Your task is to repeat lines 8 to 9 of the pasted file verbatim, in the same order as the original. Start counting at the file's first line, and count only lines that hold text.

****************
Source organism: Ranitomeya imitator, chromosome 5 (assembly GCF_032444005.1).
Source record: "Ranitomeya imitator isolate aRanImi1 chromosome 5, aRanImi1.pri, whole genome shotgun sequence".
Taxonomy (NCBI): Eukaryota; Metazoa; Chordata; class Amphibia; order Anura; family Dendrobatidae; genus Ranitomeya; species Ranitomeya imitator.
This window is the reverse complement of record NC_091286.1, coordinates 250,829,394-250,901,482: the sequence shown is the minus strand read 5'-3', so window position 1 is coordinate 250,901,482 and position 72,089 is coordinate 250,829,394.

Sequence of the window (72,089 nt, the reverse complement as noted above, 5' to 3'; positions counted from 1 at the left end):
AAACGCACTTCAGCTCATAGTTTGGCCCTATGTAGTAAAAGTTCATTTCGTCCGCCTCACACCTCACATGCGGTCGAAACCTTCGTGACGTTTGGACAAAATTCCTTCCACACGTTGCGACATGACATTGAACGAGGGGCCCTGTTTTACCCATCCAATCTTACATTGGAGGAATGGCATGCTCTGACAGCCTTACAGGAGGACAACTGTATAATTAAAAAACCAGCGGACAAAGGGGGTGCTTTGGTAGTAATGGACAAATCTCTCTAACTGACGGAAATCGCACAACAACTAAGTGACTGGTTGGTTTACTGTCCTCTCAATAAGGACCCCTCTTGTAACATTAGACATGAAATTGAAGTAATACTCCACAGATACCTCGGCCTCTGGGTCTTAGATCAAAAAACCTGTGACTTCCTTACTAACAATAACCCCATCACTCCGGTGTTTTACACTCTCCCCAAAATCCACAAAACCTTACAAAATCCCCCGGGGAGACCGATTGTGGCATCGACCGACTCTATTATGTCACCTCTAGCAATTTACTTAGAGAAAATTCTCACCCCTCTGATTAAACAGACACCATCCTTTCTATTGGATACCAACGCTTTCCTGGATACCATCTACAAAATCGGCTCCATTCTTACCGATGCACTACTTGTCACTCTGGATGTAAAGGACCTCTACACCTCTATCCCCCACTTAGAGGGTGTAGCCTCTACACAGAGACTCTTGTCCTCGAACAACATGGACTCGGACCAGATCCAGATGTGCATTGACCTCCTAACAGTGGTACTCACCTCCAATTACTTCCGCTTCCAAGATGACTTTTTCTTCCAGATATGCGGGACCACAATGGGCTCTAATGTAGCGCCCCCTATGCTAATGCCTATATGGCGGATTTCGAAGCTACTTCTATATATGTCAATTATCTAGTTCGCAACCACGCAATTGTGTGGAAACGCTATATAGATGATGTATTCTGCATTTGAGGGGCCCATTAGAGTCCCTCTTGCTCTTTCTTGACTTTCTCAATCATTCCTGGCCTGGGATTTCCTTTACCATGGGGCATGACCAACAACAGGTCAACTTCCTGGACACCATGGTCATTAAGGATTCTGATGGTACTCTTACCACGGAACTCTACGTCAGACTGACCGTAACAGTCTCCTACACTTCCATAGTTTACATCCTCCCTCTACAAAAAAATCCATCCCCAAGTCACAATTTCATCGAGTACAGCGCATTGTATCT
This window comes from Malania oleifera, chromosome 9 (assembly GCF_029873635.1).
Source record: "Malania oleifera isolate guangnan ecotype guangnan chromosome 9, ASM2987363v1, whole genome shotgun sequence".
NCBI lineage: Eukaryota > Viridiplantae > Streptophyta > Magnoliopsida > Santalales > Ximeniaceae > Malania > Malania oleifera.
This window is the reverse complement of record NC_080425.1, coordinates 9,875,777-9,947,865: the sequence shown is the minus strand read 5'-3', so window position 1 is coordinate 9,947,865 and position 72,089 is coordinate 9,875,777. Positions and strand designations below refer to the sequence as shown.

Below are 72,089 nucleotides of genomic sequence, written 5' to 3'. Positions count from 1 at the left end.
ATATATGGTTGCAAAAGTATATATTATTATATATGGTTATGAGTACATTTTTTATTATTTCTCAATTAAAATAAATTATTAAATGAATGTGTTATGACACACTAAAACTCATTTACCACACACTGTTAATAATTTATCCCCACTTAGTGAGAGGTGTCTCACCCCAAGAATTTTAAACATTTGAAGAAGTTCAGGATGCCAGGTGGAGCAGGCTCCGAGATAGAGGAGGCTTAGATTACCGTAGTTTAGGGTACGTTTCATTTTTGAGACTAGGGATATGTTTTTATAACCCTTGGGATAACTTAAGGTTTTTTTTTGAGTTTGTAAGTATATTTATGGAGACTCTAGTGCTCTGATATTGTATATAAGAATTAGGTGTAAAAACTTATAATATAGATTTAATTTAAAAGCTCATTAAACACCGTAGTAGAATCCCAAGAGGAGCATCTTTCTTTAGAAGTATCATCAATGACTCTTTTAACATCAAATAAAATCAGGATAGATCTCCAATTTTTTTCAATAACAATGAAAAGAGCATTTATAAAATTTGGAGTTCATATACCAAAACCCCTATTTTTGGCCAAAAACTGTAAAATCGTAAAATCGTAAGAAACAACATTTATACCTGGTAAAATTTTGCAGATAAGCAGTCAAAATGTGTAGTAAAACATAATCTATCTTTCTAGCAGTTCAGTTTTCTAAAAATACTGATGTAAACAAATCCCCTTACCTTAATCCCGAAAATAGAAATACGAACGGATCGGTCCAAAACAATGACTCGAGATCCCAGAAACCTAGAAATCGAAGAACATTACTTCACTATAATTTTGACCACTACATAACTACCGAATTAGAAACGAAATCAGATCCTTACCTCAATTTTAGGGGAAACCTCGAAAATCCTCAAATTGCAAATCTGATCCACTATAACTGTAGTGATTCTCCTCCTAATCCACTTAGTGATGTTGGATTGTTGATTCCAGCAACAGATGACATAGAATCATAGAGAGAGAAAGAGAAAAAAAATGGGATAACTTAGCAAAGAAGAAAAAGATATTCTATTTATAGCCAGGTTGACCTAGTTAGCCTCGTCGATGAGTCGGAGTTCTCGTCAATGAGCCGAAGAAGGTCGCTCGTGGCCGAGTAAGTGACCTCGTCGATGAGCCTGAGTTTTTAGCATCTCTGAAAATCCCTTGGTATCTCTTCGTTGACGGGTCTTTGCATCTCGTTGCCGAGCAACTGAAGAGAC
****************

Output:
Source record: "Malania oleifera isolate guangnan ecotype guangnan chromosome 9, ASM2987363v1, whole genome shotgun sequence".
NCBI lineage: Eukaryota > Viridiplantae > Streptophyta > Magnoliopsida > Santalales > Ximeniaceae > Malania > Malania oleifera.